Saturday, July 16, 2016

Historical Cynicism: The Care of Self

A recent reading of Michel Foucault, The Courage of Truth,[1] reveals the long history of Cynicism viewed on the basis of a theme of life as “scandal of the truth”, or of “style of life as site of emergence of the truth”  (bios as alethurgy[2]) (p. 180).  Foucault wrote,

[In its ancient form] Cynic practice, the requirement of an extremely distinctive form of life—with very characteristic, well defined rules, conditions, or modes—is strongly connected to the principle of truth-telling, of truth-telling without shame or fear, of unrestricted and courageous truth-telling, of truth-telling which pushes its courage and boldness to the point that it becomes intolerable insolence. The connecting up of truth-telling [parrhêsia] and mode of life, this fundamental, essential connection in Cynicism between living in a certain way and dedicating oneself telling the truth us all the more noteworthy for taking place immediately as it were, without doctrinal mediation, or at any rate within a fairly rudimentary theoretical framework. . . Cynicism appears . . . to be a form of philosophy in which the mode of life and truth-telling are directly and immediately linked to each other. (pp. 165-6)

Cynicism was a distinct shift within the locus of the parrhesiatic speech, from the political domain to the ethical, truth-telling as part of democratic citizenship. More than mere franc speech it is more closely associated with the notion of ethos. The Cynics and their concerns went beyond the traditional topics of politics and democracy, unto questions of “happiness and unhappiness [3] Historically Foucault traced three profound historical paths or stances that resulted in the ethical development of the self: the confession or the Christian hermeneutics of the self, the Greek and Roman philosophical care of the self and the Cynical parrhêsia or fearless speech.
[eudaimonia], good and ill fortune, slavery and freedom” of all humankind. Cynicism established and sustained “constant relationship to the self on the basis of a particular truth discourse”.

We could say today, the cynic ("gentle" or otherwise) is one who publicly lives out inconvenient truths concerning one’s daily existence, an existential attitude and the mark of a sage (or development of); i.e., one who transforms one’s own body in a ”theater of the scandal of truth” which ultimately challenges ones’ fellow friends/citizens to radically revise their opinions, institutions and common shared values.  Cynicism should be viewed as beginning with the “care of the self” in the struggle of living daily against the normalization of injustices, violence, and uncaring modes and methods of people and the planet. It means at some level a resistance to solitude or estrangement, to “everything which separates the individual, breaks his links with others, splits up community” and forces an individual back on himself and ties him to his own identity in a constraining way.[4] Thus in its subjective forms, truthful speech (parrhesia)  is truth telling as a form of the care of self, intended to do work, to have an effects on others and on ourselves—to govern self and influence others.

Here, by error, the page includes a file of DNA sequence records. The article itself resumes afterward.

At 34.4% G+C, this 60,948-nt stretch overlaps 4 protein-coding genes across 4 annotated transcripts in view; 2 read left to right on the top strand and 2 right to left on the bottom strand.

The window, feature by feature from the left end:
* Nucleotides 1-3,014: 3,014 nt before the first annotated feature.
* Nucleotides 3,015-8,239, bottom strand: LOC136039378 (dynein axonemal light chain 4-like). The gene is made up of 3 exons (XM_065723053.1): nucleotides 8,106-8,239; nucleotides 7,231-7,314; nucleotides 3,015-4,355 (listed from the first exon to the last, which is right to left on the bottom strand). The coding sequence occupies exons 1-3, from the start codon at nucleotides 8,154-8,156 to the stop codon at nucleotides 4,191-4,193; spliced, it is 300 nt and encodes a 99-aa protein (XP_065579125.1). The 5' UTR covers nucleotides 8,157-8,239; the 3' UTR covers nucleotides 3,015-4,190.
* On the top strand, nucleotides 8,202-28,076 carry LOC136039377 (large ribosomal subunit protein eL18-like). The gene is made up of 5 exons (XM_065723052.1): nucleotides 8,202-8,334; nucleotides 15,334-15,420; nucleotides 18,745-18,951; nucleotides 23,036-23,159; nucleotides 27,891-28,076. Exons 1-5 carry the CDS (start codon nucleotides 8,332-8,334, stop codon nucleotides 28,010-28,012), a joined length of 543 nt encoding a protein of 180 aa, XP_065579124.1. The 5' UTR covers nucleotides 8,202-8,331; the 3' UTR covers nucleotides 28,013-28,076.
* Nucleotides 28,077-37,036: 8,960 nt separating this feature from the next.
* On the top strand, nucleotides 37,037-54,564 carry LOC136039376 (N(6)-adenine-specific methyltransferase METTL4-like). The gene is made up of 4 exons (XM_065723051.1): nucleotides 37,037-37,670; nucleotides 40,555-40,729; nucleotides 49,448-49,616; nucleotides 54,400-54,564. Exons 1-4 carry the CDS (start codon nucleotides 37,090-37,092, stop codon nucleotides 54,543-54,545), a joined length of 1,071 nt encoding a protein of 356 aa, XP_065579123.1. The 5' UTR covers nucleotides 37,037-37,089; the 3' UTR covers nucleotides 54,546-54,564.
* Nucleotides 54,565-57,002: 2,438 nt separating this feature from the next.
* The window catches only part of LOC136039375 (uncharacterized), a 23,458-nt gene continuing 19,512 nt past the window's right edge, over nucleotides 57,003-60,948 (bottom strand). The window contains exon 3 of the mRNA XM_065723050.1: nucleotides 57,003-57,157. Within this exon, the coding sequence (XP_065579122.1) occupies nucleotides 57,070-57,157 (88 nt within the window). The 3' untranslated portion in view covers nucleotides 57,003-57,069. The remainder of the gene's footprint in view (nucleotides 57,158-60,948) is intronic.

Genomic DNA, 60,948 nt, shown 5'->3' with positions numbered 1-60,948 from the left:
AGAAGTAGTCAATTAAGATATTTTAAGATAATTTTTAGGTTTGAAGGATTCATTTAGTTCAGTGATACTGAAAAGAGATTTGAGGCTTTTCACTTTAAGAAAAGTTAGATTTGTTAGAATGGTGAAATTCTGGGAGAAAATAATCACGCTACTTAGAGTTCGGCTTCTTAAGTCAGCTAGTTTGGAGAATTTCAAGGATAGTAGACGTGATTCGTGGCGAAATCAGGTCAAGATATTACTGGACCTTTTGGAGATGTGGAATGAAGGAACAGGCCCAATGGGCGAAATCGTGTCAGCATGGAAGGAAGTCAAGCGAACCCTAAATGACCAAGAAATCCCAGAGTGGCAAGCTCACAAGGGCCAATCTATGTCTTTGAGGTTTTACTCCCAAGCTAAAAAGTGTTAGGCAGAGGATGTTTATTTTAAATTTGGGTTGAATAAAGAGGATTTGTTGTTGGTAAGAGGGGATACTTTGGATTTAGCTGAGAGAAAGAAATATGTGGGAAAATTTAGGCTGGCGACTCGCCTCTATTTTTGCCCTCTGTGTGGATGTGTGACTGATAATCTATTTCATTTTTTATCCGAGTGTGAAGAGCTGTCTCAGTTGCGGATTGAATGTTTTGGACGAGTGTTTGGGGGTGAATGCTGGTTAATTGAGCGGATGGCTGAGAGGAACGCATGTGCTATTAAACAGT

[1] M Foucalt, The Courage of Truth(The Government of Self and Others II) Lectures at the College De France, 1983-84.
[2] ἀληθουργής, someone who speaks the truth (a hapax legomenon); This hapaxadjective is the result of composing the noun meaning “truth” (alétheia, ἀλήθεια) with the noun meaning “action” or “deed” (érgon, ἔργον). The “fictive word” forged by Foucault, alethurgy, is decidedly defined to signify “the set of possible verbal and non-verbal procedures by which one brings to light what is laid down as true as opposed to false, hidden, inexpressible, unforeseeable, or forgotten,” in order to conclude that “there is no power without something like alethurgy”. The word does not only sound like the combination of alétheia and érgon, but also like the combination of alétheia and liturgy. Liturgy, in turn, is a civil duty that one performs at his or her own expenses (and risks). As civil duty, it has a certain ritual, a series of forms and spaces where it can be performed. In fact, throughout Foucault’s text, alethurgy goes from “manifestation of truth” to mean the forms and rituals in which truth is manifested as part of the technique of government.
[3] Foucault’s 1984 lectures on The Courage of Truth,
[4] Cristian Iftode, Foucault’s Idea of Philosophy as ‘Care of the Self:’ Critical Assessment and Conflicting Metaphorical Views. West University of Timisoara, Romania: Elsevier Ltd., 2013

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